Prime Minister Boris Johnson today made his first comments on the local election results, admitting the Conservatives had a “tough night” in England.
Johnson said his party faced a “mixed set of results” overnight as the votes for local elections in England were counted.
Speaking on a visit to a school in London, the PM says it was a “tough night in some parts of the country”, but also says the Conservatives were making “remarkable gains” elsewhere.
He adds: “The big lesson, the message from voters about what they want us to do… is to focus on the big issues that matter to them.”
The BBC reported comments of some winners and losers of the election.
Cumberland – north-west England
Labour won control of a new authority that is effectively replacing Carlisle City Council.
John Mallinson, the Conservative leader who is now out of office, blamed Boris Johnson, referred to Partygate as an “integrity issue” and said: “I just don’t feel people any longer have the confidence that the prime minister can be relied upon to tell the truth.”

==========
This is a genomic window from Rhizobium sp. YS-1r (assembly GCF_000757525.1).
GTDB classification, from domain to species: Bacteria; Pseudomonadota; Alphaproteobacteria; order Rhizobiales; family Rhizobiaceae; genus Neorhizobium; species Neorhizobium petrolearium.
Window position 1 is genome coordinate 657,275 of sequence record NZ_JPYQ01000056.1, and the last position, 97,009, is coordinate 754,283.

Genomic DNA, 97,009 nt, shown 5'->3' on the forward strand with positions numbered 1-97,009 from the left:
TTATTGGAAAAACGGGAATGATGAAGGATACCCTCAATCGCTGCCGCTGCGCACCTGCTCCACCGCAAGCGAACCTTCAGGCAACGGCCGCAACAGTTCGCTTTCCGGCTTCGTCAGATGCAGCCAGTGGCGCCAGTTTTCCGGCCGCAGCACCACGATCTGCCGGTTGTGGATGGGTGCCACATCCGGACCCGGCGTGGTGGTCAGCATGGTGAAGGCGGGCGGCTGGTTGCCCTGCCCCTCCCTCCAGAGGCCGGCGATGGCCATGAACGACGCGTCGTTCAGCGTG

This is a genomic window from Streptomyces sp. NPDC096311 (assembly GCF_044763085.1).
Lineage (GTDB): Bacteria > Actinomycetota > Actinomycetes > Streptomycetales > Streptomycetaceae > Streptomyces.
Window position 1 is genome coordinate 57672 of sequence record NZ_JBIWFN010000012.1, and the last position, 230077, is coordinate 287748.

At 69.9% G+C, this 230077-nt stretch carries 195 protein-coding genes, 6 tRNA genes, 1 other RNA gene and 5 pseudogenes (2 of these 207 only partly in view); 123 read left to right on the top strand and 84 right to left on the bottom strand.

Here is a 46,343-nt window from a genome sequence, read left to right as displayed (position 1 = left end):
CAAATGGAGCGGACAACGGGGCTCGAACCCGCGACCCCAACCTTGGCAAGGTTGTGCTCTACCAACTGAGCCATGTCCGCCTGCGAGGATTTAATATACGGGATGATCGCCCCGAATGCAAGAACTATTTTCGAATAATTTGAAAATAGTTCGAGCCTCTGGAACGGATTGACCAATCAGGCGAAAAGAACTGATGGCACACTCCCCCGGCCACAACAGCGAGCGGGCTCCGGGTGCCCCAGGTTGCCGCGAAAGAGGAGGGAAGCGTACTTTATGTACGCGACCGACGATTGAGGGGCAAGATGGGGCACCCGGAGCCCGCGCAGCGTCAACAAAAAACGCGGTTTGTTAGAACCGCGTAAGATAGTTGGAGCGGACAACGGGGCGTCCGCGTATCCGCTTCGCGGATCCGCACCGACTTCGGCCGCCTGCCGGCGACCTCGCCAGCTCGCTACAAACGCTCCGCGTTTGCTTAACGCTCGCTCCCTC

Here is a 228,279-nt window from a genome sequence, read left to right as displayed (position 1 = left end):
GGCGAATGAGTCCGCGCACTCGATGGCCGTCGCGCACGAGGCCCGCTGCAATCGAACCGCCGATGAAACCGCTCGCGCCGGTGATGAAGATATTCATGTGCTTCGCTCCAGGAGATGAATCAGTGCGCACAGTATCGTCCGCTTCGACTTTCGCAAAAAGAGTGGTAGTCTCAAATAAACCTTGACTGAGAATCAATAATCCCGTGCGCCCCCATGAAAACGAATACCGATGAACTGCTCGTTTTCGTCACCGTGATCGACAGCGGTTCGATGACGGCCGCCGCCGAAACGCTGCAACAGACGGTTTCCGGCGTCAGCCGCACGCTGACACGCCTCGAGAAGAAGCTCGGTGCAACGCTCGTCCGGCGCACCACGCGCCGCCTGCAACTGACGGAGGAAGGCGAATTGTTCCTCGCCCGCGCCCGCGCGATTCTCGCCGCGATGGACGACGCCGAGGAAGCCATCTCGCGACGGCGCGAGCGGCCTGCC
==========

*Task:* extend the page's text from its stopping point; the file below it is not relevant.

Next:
Wandsworth – south London
Outgoing Tory leader Ravi Govindia said the behaviour of Westminster MPs had been raised on the doorstep – citing Neil Parish’s admission that he had watched porn on his phone in the chamber.
He said: “Of course national issues were part of the dilemma people were facing [when they voted].”
Barnet – north London
After seeing the council go red for the first time in its history – outgoing Tory chief Daniel Thomas said the loss was a “warning shot” to the party’s leadership.
He said: “They [Labour] won the council, if they win our parliamentary constituencies as well, then it doesn’t bode well for us to form a government in future general elections.”
Hull – east Yorkshire
Even a Labour leader ousted by a Liberal Democrat took issue with the Conservative government.
Outgoing Labour leader Darren Hale said a key factor in the result in Hull City Council was the collapse of the Tory vote. But his Lib Dem replacement disputed this, saying people had felt failed by more than a decade of Labour leadership in the city.
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